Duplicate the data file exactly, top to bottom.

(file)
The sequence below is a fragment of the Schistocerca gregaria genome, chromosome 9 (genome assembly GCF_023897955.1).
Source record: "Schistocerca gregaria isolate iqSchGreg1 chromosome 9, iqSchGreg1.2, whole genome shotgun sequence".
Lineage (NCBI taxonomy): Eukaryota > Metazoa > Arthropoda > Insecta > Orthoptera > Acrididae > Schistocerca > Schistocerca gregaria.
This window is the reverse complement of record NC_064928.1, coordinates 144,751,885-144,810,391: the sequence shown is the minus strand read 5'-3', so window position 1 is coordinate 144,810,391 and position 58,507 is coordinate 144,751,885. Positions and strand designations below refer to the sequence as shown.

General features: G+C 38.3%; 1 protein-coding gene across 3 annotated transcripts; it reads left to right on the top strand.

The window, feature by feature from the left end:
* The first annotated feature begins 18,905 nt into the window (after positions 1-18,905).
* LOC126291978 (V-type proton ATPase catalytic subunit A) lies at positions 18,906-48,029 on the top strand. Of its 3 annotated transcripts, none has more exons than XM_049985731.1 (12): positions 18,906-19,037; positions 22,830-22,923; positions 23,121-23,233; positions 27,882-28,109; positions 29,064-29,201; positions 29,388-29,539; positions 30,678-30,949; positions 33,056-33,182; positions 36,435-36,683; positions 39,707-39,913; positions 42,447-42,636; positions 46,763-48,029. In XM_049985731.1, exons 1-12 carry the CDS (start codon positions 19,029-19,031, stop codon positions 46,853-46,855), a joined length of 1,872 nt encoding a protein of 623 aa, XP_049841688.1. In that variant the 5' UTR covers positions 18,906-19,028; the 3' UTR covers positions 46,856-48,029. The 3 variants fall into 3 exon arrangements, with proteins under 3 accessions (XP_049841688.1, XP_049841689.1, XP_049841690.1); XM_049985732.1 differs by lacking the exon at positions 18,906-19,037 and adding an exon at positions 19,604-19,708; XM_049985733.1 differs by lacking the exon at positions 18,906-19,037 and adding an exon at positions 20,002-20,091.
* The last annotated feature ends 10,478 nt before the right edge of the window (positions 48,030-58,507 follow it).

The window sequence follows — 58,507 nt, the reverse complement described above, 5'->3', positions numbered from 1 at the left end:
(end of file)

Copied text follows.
The sequence below is a fragment of the Schistocerca gregaria genome, chromosome 9 (genome assembly GCF_023897955.1).
Source record: "Schistocerca gregaria isolate iqSchGreg1 chromosome 9, iqSchGreg1.2, whole genome shotgun sequence".
Lineage (NCBI taxonomy): Eukaryota > Metazoa > Arthropoda > Insecta > Orthoptera > Acrididae > Schistocerca > Schistocerca gregaria.
This window is the reverse complement of record NC_064928.1, coordinates 144,751,885-144,810,391: the sequence shown is the minus strand read 5'-3', so window position 1 is coordinate 144,810,391 and position 58,507 is coordinate 144,751,885. Positions and strand designations below refer to the sequence as shown.

General features: G+C 38.3%; 1 protein-coding gene across 3 annotated transcripts; it reads left to right on the top strand.

The window, feature by feature from the left end:
* The first annotated feature begins 18,905 nt into the window (after positions 1-18,905).
* LOC126291978 (V-type proton ATPase catalytic subunit A) lies at positions 18,906-48,029 on the top strand. Of its 3 annotated transcripts, none has more exons than XM_049985731.1 (12): positions 18,906-19,037; positions 22,830-22,923; positions 23,121-23,233; positions 27,882-28,109; positions 29,064-29,201; positions 29,388-29,539; positions 30,678-30,949; positions 33,056-33,182; positions 36,435-36,683; positions 39,707-39,913; positions 42,447-42,636; positions 46,763-48,029. In XM_049985731.1, exons 1-12 carry the CDS (start codon positions 19,029-19,031, stop codon positions 46,853-46,855), a joined length of 1,872 nt encoding a protein of 623 aa, XP_049841688.1. In that variant the 5' UTR covers positions 18,906-19,028; the 3' UTR covers positions 46,856-48,029. The 3 variants fall into 3 exon arrangements, with proteins under 3 accessions (XP_049841688.1, XP_049841689.1, XP_049841690.1); XM_049985732.1 differs by lacking the exon at positions 18,906-19,037 and adding an exon at positions 19,604-19,708; XM_049985733.1 differs by lacking the exon at positions 18,906-19,037 and adding an exon at positions 20,002-20,091.
* The last annotated feature ends 10,478 nt before the right edge of the window (positions 48,030-58,507 follow it).

The window sequence follows — 58,507 nt, the reverse complement described above, 5'->3', positions numbered from 1 at the left end: